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A new paper from The Nature Conservancy, a global conservation organization, suggests that land in California’s Mojave Desert, if used for the development of large-scale renewable energy projects such as solar farms, could provide for between 1.8 and seven times the amount of energy needed to meet the state’s goal of sourcing one-third of its energy demand from renewable sources by 2020.

In 2002, California set a goal of producing 20 percent of the state’s electricity demand from renewable sources by 2017, a goal that was bumped up to 2010 and exceeded by 2009. The new aim of 33 percent by 2020 was codified by Governor Arnold Schwarzenegger in 2008.

“There is enough land to find workable solutions that support California’s renewable energy goals and provide for long-term protection of our plants and wildlife. Nearly 1.8 million acres of land that is ecologically degraded, but still flat, sunny and potentially suitable for development exists across the Mojave,” says Dick Cameron, a senior conservation planner with the Conservancy. “Using science and planning, we can find areas that are suitable for development and avoid unnecessary impacts on the desert. That, in turn, can reduce delays and costs of development.”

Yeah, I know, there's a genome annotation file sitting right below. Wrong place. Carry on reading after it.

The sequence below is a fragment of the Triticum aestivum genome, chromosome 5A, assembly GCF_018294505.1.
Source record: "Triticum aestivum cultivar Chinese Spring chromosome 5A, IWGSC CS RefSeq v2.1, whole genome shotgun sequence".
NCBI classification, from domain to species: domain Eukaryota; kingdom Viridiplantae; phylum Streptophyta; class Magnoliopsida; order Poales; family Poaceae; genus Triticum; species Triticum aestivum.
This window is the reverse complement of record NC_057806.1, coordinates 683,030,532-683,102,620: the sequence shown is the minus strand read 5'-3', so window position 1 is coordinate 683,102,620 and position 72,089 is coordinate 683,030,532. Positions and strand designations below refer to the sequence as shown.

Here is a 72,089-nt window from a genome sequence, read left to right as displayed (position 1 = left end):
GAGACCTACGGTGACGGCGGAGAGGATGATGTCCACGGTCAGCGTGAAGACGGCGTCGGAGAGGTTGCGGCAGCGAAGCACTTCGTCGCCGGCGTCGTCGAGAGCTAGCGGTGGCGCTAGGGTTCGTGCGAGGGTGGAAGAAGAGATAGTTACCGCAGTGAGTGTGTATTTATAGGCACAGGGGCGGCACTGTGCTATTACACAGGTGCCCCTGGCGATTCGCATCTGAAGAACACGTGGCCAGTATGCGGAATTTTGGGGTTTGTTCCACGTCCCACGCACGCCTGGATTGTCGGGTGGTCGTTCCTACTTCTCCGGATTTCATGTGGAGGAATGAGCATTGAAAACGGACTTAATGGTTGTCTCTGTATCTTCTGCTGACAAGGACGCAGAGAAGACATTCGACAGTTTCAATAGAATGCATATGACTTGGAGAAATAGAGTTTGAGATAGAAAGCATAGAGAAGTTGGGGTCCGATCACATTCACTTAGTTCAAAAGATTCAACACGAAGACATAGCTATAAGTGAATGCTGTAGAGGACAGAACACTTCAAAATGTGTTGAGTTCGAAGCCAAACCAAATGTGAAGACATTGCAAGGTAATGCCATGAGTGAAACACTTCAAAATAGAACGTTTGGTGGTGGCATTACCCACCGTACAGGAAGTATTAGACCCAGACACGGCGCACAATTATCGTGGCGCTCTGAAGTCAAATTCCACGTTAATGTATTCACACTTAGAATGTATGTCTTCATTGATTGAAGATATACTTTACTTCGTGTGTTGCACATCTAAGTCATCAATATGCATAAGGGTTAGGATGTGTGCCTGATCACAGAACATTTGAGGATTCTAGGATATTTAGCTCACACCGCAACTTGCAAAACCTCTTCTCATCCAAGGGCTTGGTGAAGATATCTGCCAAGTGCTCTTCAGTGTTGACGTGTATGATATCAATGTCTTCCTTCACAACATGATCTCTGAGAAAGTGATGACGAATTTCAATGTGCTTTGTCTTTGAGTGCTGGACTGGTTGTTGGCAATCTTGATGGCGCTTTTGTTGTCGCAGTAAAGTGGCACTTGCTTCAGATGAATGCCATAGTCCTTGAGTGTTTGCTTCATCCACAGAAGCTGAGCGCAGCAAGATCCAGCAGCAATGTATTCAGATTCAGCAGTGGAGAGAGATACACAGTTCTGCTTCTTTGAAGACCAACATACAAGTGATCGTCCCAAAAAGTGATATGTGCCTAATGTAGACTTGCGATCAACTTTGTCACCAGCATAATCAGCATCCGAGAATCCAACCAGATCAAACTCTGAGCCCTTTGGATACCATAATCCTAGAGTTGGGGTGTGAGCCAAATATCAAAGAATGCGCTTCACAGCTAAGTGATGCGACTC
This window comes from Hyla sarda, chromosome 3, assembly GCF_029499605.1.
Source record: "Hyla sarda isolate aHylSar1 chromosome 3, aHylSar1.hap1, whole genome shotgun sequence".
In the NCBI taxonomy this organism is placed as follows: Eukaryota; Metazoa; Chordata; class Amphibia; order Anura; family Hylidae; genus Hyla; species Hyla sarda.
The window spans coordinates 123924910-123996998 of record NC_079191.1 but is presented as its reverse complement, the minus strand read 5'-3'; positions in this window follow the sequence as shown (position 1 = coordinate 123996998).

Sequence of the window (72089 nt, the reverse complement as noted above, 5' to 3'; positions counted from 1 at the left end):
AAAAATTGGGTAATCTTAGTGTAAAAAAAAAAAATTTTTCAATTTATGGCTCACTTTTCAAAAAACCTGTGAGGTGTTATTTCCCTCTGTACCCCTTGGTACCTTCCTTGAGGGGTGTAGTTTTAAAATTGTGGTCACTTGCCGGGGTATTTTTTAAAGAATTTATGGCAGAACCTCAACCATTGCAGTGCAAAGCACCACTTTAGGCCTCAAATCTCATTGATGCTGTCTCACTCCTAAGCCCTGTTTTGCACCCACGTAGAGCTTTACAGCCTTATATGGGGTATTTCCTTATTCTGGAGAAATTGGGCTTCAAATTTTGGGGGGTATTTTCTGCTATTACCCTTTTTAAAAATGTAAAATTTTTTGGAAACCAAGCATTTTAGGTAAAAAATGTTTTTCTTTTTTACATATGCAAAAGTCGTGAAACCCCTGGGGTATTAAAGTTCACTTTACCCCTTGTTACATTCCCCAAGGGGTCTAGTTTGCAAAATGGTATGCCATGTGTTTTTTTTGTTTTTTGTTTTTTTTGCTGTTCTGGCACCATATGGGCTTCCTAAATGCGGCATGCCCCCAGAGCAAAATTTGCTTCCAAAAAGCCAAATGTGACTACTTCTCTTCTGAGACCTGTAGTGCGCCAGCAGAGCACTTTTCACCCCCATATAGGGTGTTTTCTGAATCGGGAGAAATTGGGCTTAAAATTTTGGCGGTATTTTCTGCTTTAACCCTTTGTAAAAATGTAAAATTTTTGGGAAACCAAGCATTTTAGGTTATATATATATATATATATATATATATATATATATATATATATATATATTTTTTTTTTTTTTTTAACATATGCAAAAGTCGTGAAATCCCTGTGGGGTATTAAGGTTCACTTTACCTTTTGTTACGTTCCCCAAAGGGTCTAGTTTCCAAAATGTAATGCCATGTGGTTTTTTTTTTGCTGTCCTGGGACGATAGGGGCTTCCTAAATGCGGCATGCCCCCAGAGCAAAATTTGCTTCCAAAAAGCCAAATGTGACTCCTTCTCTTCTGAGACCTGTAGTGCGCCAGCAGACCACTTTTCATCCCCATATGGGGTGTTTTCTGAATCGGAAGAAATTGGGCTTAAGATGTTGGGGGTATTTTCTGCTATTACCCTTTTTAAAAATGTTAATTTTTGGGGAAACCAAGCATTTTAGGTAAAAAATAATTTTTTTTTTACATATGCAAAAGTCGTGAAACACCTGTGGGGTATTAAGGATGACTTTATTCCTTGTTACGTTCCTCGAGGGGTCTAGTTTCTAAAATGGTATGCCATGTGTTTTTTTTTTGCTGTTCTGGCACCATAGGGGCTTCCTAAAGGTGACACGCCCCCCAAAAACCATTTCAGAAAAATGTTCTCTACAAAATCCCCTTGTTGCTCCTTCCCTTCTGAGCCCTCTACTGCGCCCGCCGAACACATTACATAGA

Such concerns have hampered existing proposals for renewable energy developments, such as a proposed project in the Imperial Valley that has met opposition from neighbors and other stakeholders (more lawsuits have been filed against the project since the linked article was published).

The Conservancy advocates selecting sites for potential renewable energy projects that will have low impact on a given region’s unique fauna and flora. They say the Mojave provides many opportunities to place minimally invasive energy developments. An expanded analysis is available here.

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